Group or individual drop-in haiku poetry writing experience for all levels, all ages. Join in the haiku poem creating experience or create your own. Learn how to use a typewriter to create your own personalised postcard on limited-edition and individualised gold stamped postcards made by Sydney’s own gold paper alchemist and bling stationaire, Fayroze.

Looping and Vocal EffectsLooping and Vocal Effects

Paige Phillips, Bron Watkins

2:30 – 3:15pm, main stage

We invite you to explore new vocal textures and create sonic landscapes using your words. No experience with other musical instruments is necessary! You will have the opportunity to learn and practice a variety of looping techniques, and are encouraged to experiment with brought poems in order to discover new possibilities for your words. Looping can be used to create amazing dynamics for performance, and can also be used as a tool for writing and rehearsal. After your looping practise, you are welcome to play in our pedal wonderland, where together we will explore the unlimited possibilities of vocal effects including distortion, reverb, tremolo, chorus, delays, octavers, phasers, flangers and more. This is a space where possibility, chance, and curiosity reign. There are no wrong sounds here, only sounds.

DevicesDevices: A workshop on disagreement and change

Emily Crocker

2:45 – 3:30pm, backstage / outside if weather permitting

Devices will explore poetry as a form of dissent. The workshop will give participants strategies to express disagreement and dispute ideas in their own writing, as well as present poetry as a tool to exhibit, and thereby advocate for, alternatives and change. Created for high-school-aged poets, welcoming to all ages.

The Afternoon Shift 1The Afternoon Shift

Evelyn Araluen, Emily Crocker, Holly Friedlander Liddicoat, Sea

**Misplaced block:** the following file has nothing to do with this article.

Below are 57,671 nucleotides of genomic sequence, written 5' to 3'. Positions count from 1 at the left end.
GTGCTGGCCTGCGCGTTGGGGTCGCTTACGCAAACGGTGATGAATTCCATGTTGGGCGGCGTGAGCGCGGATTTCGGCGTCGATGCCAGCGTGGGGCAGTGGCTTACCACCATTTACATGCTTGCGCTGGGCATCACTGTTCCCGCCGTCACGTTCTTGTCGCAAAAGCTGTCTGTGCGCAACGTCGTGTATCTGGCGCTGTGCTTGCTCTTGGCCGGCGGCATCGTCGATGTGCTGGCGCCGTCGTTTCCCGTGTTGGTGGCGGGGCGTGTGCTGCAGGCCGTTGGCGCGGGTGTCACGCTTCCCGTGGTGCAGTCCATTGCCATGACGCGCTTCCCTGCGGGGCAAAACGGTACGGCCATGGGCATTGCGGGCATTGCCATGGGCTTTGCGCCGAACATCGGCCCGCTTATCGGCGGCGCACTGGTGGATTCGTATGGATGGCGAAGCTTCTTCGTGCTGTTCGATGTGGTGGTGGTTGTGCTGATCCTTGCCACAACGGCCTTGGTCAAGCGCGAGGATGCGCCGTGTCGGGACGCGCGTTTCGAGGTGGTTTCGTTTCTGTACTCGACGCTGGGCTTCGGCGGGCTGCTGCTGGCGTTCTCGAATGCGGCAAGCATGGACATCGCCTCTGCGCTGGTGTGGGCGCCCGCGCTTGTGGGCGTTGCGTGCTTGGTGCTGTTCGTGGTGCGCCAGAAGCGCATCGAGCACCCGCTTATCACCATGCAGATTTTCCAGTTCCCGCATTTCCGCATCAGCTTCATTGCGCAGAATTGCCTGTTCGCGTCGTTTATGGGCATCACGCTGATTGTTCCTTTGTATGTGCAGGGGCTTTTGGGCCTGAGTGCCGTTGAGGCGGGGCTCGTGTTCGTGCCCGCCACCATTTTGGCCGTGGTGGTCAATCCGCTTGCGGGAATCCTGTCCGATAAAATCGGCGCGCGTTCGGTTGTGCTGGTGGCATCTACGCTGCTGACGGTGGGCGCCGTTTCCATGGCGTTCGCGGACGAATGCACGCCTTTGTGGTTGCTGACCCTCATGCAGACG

3:30 – 5:00pm, Gasoline Pony (115 Marrickville rd, 5 minutes walk from the Red Rattler). Facebook event.

After a full day of workshops, lectures and panels, come around the corner to the Gasoline Pony for The Afternoon Shift. There will be live readings / performances from Evelyn Araluen, Emily Crocker, Holly Friedlander Liddicoat and Sea, as well as open mic (ten slots of three minutes each: sign up on the day).

This session will be in the back courtyard of the Gasoline Pony. It’s licenced, but minors are welcome. Entrance is free and open to the public, not just festival ticket-holders, so bring your mates!


Doors open 10:00AM. Sessions start 10:30AM and finish at 8:45PM.

Questions of CultureQuestions of Culture: How accepting and safe are our poetry communities?

Gabrielle Journey Jones

10:30 – 11:15am, backstage

A discussion workshop with Gabrielle Journey Jones (Creative Womyn Down Under). How much do we censor our performance poetry either in slams, open mics or paid gigs because of perceived and learned boundaries around feeling safe?  What do we choose to leave unspoken within one of the most open and vulnerable of all performing arts?